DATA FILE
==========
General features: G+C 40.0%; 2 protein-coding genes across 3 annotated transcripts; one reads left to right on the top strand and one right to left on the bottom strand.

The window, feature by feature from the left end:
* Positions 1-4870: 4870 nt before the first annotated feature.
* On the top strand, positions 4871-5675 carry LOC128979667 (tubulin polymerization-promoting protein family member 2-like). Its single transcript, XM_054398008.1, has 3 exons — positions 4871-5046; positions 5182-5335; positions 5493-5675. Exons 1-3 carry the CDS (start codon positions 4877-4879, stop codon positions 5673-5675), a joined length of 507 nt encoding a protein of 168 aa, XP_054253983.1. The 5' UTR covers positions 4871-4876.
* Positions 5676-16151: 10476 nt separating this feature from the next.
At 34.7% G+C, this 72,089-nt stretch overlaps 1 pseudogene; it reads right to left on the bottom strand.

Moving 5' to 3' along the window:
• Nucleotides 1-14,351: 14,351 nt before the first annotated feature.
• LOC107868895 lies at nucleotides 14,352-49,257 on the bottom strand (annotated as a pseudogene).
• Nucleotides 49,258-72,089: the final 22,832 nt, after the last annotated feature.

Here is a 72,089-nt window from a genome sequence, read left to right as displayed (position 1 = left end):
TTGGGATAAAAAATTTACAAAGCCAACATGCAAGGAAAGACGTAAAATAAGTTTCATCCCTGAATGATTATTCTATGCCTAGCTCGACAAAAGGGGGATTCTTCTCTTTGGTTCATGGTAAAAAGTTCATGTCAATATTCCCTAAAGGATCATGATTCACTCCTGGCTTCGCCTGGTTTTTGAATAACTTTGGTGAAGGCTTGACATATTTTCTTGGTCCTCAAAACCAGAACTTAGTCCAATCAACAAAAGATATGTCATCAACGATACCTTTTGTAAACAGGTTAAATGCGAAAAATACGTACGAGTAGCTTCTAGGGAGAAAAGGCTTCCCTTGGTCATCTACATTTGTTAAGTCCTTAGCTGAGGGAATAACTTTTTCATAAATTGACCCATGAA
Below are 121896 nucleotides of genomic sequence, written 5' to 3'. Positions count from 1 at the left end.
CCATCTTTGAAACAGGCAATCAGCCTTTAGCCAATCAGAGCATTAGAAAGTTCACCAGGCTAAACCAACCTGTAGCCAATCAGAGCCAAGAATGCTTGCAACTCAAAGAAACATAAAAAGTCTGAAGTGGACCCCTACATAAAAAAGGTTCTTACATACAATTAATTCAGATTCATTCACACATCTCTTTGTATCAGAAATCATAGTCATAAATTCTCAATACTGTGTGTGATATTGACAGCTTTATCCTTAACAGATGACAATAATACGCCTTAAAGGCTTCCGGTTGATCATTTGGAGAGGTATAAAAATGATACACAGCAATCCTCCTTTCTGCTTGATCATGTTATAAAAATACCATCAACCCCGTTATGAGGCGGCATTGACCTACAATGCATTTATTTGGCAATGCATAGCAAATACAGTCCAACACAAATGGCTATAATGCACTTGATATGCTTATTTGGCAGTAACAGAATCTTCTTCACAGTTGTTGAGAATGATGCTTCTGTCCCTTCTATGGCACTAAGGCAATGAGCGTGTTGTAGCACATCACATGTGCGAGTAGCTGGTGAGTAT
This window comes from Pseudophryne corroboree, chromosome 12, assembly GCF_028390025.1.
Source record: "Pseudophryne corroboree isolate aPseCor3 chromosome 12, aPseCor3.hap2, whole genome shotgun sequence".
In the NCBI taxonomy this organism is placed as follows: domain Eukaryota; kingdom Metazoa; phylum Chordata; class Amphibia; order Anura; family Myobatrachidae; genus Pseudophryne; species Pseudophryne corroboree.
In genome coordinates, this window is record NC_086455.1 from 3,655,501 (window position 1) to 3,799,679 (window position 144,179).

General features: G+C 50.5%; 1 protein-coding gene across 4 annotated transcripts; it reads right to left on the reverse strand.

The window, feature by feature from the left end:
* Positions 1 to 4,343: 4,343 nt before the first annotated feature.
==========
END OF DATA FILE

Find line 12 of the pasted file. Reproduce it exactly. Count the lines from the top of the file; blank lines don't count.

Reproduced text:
TTGGGATAAAAAATTTACAAAGCCAACATGCAAGGAAAGACGTAAAATAAGTTTCATCCCTGAATGATTATTCTATGCCTAGCTCGACAAAAGGGGGATTCTTCTCTTTGGTTCATGGTAAAAAGTTCATGTCAATATTCCCTAAAGGATCATGATTCACTCCTGGCTTCGCCTGGTTTTTGAATAACTTTGGTGAAGGCTTGACATATTTTCTTGGTCCTCAAAACCAGAACTTAGTCCAATCAACAAAAGATATGTCATCAACGATACCTTTTGTAAACAGGTTAAATGCGAAAAATACGTACGAGTAGCTTCTAGGGAGAAAAGGCTTCCCTTGGTCATCTACATTTGTTAAGTCCTTAGCTGAGGGAATAACTTTTTCATAAATTGACCCATGAA